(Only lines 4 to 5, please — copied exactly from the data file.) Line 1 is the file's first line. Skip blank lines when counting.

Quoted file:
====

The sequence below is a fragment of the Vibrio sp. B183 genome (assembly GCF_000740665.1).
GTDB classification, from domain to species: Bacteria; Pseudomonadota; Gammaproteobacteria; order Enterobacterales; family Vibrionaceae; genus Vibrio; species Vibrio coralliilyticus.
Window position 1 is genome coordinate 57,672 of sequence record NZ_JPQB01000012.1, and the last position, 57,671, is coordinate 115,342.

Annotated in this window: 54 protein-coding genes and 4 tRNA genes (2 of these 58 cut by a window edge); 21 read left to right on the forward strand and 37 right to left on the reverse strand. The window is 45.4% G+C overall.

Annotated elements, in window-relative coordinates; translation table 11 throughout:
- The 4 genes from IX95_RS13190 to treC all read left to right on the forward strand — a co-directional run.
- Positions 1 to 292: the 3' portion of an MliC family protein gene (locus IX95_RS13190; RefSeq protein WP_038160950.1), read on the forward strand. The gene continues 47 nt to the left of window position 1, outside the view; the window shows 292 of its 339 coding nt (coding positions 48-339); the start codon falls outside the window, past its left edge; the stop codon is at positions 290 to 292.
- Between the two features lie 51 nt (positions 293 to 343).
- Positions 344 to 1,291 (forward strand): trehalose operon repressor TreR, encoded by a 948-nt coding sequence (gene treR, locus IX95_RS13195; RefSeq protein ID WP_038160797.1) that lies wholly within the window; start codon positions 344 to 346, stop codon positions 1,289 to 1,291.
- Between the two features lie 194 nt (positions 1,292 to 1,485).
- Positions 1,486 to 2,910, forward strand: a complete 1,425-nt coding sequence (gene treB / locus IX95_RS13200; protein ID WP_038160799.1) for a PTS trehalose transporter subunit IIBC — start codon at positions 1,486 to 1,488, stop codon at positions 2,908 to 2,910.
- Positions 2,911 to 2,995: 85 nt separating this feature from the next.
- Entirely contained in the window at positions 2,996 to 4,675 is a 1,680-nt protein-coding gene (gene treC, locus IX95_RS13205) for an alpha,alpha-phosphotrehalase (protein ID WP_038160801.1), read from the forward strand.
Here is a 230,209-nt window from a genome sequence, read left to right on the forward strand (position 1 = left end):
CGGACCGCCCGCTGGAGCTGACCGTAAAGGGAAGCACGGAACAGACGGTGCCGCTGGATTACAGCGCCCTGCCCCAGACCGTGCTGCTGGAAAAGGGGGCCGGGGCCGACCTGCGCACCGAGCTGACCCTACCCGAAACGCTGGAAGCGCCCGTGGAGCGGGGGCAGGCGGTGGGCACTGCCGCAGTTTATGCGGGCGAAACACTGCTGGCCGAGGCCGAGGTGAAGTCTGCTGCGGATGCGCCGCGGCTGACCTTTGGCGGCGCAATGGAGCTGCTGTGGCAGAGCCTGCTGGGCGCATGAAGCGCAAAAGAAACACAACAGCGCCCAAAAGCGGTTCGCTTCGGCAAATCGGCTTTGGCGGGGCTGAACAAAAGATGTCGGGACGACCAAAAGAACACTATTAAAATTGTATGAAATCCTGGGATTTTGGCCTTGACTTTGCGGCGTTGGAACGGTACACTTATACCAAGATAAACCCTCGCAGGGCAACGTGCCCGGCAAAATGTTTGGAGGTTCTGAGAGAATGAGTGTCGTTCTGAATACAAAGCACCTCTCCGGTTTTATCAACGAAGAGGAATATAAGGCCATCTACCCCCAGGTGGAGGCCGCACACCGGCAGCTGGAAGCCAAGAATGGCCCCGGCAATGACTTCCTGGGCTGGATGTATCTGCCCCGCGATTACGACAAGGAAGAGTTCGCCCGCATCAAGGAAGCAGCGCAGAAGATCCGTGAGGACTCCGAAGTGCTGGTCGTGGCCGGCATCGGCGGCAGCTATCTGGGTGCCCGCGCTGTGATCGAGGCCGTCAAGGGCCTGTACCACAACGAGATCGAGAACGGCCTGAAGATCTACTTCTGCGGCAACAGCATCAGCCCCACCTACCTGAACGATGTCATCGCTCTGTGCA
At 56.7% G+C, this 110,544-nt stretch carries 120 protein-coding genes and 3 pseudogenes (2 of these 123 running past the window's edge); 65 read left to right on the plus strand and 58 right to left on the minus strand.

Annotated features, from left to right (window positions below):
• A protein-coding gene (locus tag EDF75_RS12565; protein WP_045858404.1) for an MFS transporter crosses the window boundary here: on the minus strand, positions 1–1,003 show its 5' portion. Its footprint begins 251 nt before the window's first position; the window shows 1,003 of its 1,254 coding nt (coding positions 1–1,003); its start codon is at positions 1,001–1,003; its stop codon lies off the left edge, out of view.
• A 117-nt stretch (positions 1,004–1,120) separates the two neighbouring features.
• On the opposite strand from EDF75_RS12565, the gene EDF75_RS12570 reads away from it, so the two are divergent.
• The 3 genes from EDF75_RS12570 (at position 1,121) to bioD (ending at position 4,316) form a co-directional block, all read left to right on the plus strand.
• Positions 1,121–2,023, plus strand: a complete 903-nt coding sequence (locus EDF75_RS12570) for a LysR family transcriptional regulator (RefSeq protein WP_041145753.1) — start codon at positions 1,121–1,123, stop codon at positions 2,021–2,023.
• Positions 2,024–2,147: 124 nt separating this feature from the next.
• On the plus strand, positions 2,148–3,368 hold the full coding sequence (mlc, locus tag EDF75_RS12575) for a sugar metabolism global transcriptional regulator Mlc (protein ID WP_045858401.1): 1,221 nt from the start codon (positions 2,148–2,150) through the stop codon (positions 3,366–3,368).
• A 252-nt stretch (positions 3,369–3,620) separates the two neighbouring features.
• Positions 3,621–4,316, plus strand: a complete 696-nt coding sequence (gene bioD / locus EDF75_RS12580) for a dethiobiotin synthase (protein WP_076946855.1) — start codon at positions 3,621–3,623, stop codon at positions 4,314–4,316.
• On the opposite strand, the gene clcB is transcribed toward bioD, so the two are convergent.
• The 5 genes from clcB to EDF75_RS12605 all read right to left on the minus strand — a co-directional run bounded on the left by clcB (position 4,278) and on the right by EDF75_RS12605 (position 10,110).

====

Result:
Annotated in this window: 54 protein-coding genes and 4 tRNA genes (2 of these 58 cut by a window edge); 21 read left to right on the forward strand and 37 right to left on the reverse strand. The window is 45.4% G+C overall.

Annotated elements, in window-relative coordinates; translation table 11 throughout: